How does a city best meet its water needs?  "This is a question that is as relevant today [in 1999] in Birmingham as it was one hundred years earlier.  As towns and cities are expanding globally, there is a need to learn from the past if we are to plan for a sustainable future." 

The water crisis that Birmingham faced at the end of the nineteenth century provides a fascinating local case-study of the social, economic, environmental and political debates at that time.  The Council's controversial decision to bring water from Wales was a far-sighted one ... but there were issues .. it had its costs .

Water for a city explores the debates at the heart of this local case-study, and relate the subject matter to our own lives today.  It draws upon a wide range of historical sources and uses a range of classroom activities to enable students to debate the key issues and draw their own conclusions.  The ideas and approaches contain a strong 'citizenship' dimension, as they aim to develop students' skills of participation and decision-making.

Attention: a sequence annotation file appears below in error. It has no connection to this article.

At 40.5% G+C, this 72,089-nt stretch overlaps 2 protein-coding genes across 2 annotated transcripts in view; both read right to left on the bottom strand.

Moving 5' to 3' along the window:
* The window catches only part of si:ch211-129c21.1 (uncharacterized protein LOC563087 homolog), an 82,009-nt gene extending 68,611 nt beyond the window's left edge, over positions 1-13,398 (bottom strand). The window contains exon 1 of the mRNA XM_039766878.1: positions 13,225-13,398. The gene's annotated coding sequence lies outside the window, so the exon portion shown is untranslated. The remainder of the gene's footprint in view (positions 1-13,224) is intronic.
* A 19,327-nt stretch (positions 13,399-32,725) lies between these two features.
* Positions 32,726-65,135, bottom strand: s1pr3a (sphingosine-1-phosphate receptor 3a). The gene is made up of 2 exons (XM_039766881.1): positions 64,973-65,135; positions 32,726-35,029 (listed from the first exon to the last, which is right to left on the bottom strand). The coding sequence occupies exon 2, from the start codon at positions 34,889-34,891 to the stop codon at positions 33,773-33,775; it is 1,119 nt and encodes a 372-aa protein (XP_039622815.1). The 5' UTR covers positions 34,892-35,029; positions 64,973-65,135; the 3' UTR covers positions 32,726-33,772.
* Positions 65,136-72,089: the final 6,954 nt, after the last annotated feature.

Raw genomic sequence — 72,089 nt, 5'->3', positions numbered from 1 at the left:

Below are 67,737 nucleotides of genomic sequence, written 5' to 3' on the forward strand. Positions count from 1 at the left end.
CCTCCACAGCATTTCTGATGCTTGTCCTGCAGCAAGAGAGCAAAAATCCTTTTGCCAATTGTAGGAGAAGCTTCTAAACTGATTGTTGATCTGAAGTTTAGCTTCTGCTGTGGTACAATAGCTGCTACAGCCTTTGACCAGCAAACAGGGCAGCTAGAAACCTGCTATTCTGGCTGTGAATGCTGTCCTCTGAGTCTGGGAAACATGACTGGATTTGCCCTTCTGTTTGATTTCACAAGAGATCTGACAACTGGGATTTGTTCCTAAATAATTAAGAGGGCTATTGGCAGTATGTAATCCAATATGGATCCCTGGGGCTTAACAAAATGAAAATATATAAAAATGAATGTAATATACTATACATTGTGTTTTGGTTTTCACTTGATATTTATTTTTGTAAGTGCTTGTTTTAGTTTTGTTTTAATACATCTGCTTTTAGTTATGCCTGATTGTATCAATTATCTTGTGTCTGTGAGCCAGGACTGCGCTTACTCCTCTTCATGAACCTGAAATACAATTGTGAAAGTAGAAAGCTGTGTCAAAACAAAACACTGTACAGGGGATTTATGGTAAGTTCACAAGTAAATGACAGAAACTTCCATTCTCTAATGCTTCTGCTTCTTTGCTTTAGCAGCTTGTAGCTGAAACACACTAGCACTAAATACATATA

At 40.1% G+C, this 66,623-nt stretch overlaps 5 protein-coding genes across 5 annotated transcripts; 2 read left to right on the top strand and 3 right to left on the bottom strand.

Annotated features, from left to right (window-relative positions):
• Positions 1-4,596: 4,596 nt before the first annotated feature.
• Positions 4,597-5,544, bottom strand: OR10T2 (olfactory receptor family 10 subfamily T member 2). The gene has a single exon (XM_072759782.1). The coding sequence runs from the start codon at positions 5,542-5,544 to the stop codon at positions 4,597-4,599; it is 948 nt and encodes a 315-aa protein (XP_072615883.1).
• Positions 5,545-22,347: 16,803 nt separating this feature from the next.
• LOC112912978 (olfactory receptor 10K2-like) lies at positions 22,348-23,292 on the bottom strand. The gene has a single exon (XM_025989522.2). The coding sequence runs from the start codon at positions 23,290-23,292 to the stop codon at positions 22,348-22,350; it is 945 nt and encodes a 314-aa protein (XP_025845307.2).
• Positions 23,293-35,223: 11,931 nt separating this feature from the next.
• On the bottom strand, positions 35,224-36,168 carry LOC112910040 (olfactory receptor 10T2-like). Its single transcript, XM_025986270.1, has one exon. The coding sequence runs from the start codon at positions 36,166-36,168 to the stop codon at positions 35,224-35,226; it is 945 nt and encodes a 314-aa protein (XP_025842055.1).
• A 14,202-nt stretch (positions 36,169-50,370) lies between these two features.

There are five sections, each focused on a key question:

•  Why did Birmingham need a new water supply? 
•  Why did Birmingham choose the Elan Valley to supply its water? 
•  What problems did the planners face, and how were they solved?
•  What were the consequences of the Elan Valley development? 
•  What can we learn from the Elan Valley development today? 

The project was developed in partnership with Severn Trent Water.

ISBN-10: 0 948838 62 0
 

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